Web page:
A Maryland couple has pleaded guilty to defrauding the government in connection with more than $30 million in set-aside contracts.
And, apparently not content with “mere” procurement fraud, the couple has also entered guilty pleas to charges of fraud under the Service Contract Act and tax evasion.
The U.S. Supreme Court has agreed to hear an appeal filed by Kingdomware Technologies, Inc.
News outlets are reporting that the Supreme Court will take on the question of whether the VA’s “Veterans First” rules permit the VA to circumvent SDVOSBs by using the Federal Supply Schedule. The case is an appeal from a 2014 decision of the U.S. Court of Appeals for the Federal Circuit, in which a three-judge panel ruled 2-1 in favor of the VA.
The Supreme Court grants only a small fraction of the petitions for certiorari filed with it, so just getting in the courthouse door is a victory of sorts for Kingdomware.
Much more on the pending Supreme Court case as I get the details.
A New York contractor has agreed to pay $2.72 million to resolve claims that it violated the Anti-Kickback Act and False Claims Act in connection with its prime contract work on an EPA facility.
According to a Department of Justice press release, Sevenson Environmental Services Inc. accepted more than $1.6 million in kickbacks from six subcontractors, then passed the majority of those kickbacks through to the EPA.
A California man faces up to 20 years in prison after pleading guilty to 8(a) fraud charges.
According to a Department of Justice press release, Wesley Burnett admitted that his non-8(a) companies performed all of the work required under various 8(a) set-aside contracts. And if the pass-through scheme wasn’t enough, Burnett also admitted to falsely self-certifying his companies as SDVOSBs and SDBs, resulting in additional unjustified contract awards.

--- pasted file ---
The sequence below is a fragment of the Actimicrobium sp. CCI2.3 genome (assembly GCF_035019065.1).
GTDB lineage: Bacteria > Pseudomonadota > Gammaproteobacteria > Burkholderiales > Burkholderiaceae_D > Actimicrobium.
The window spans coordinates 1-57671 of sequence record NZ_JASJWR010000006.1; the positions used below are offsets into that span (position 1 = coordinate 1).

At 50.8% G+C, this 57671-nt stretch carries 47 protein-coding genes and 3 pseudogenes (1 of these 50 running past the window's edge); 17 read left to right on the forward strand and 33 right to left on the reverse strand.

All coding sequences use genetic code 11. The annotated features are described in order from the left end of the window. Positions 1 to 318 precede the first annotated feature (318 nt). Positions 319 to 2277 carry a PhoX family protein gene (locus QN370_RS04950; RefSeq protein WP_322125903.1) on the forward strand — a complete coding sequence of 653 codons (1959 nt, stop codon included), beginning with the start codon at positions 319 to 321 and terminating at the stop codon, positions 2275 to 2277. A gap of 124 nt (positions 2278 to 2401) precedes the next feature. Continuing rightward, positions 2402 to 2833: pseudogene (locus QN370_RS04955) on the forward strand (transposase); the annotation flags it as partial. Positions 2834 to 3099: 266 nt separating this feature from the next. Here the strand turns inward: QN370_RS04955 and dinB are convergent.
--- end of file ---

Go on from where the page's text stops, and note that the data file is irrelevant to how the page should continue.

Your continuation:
The co-owner of a Missouri construction company faces the likelihood of 51 months in jail after pleading guilty to SDVOSB fraud charges.
According to a Department of Justice Press release, Michael Parker admitted that he and his father, Warren Parker, falsely claimed that Warren was a service-disabled veteran in order to receive more than $7 million in SDVOSB contracts.
A Nebraska man has pleaded guilty to fraud and money laundering charges stemming from a SDVOSB “rent-a-vet” scheme under which an ineligible business received 45 SDVOSB contracts.
According to a Department of Justice press release, the man faces up to 24 months in prison and financial penalties. He and his companies also have been suspended from government contracting and face the likelihood of debarment.
Sales of Chinese products off the GSA Schedule has resulted in a $2.3 million False Claims Act settlement.
According to a Department of Justice press release, Samsung Electronics America, Inc. has agreed to the settlement to resolve allegations that Samsung informed GSA Schedule resellers that certain products were manufactured in “designated countries” under the Trade Agreements Act, when in fact those products were manufactured in China.